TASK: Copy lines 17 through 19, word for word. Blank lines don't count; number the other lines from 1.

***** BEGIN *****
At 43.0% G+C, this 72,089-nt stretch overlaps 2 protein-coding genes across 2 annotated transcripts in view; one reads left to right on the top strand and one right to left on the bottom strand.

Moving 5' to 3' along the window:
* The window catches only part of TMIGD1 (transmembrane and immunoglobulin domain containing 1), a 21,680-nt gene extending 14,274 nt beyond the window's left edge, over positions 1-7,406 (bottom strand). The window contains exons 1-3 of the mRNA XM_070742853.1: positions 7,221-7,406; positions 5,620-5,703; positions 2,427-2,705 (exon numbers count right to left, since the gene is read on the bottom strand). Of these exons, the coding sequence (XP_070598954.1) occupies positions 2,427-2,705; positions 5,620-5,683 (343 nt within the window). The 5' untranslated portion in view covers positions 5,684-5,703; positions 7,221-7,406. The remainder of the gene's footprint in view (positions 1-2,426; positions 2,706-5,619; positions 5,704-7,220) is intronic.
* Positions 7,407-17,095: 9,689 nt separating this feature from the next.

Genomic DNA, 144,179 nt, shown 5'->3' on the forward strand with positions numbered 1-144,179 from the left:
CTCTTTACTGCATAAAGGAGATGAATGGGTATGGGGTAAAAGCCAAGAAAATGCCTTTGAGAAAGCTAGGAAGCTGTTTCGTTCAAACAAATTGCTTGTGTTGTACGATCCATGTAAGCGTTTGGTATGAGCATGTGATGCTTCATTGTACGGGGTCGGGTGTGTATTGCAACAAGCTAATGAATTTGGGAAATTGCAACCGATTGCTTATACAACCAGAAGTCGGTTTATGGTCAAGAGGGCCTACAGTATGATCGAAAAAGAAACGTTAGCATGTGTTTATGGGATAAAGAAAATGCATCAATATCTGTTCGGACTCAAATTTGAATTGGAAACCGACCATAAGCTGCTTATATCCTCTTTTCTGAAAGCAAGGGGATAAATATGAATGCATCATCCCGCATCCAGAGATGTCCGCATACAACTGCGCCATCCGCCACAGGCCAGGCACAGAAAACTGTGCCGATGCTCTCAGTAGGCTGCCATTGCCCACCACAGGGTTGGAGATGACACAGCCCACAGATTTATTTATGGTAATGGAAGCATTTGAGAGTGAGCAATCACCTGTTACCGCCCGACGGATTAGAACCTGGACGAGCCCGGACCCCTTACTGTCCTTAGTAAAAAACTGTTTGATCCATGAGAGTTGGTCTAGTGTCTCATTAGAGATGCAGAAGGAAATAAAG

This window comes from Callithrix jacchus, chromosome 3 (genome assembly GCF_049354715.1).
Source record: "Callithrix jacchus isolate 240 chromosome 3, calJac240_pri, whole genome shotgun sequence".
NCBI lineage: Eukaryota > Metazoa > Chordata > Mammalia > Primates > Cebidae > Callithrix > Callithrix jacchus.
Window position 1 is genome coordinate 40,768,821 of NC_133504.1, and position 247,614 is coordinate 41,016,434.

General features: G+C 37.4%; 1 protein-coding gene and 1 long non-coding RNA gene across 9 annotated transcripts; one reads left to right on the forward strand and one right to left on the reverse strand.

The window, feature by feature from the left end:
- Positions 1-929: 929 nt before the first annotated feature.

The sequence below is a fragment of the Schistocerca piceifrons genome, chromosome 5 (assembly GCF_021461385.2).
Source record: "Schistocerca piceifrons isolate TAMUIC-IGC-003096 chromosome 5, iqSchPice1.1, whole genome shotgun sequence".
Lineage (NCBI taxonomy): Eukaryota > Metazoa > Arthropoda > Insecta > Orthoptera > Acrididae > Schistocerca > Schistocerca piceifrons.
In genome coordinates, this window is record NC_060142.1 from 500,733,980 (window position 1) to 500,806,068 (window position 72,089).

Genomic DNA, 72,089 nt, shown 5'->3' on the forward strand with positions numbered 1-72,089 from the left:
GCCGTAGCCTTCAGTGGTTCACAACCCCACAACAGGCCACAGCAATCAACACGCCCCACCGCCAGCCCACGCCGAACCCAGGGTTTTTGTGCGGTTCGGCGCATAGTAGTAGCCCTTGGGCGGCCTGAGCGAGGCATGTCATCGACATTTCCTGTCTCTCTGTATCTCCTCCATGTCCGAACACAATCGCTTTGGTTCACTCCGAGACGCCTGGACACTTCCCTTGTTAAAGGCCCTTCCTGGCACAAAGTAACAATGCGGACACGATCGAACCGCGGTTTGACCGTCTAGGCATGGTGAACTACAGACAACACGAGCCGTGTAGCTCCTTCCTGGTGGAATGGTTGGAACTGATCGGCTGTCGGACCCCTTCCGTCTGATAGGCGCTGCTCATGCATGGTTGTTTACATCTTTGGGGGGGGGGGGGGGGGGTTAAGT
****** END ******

In genome coordinates, this window is record NC_060142.1 from 500,733,980 (window position 1) to 500,806,068 (window position 72,089).

Genomic DNA, 72,089 nt, shown 5'->3' on the forward strand with positions numbered 1-72,089 from the left:
GCCGTAGCCTTCAGTGGTTCACAACCCCACAACAGGCCACAGCAATCAACACGCCCCACCGCCAGCCCACGCCGAACCCAGGGTTTTTGTGCGGTTCGGCGCATAGTAGTAGCCCTTGGGCGGCCTGAGCGAGGCATGTCATCGACATTTCCTGTCTCTCTGTATCTCCTCCATGTCCGAACACAATCGCTTTGGTTCACTCCGAGACGCCTGGACACTTCCCTTGTTAAAGGCCCTTCCTGGCACAAAGTAACAATGCGGACACGATCGAACCGCGGTTTGACCGTCTAGGCATGGTGAACTACAGACAACACGAGCCGTGTAGCTCCTTCCTGGTGGAATGGTTGGAACTGATCGGCTGTCGGACCCCTTCCGTCTGATAGGCGCTGCTCATGCATGGTTGTTTACATCTTTGGGGGGGGGGGGGGGGGGTTAAGT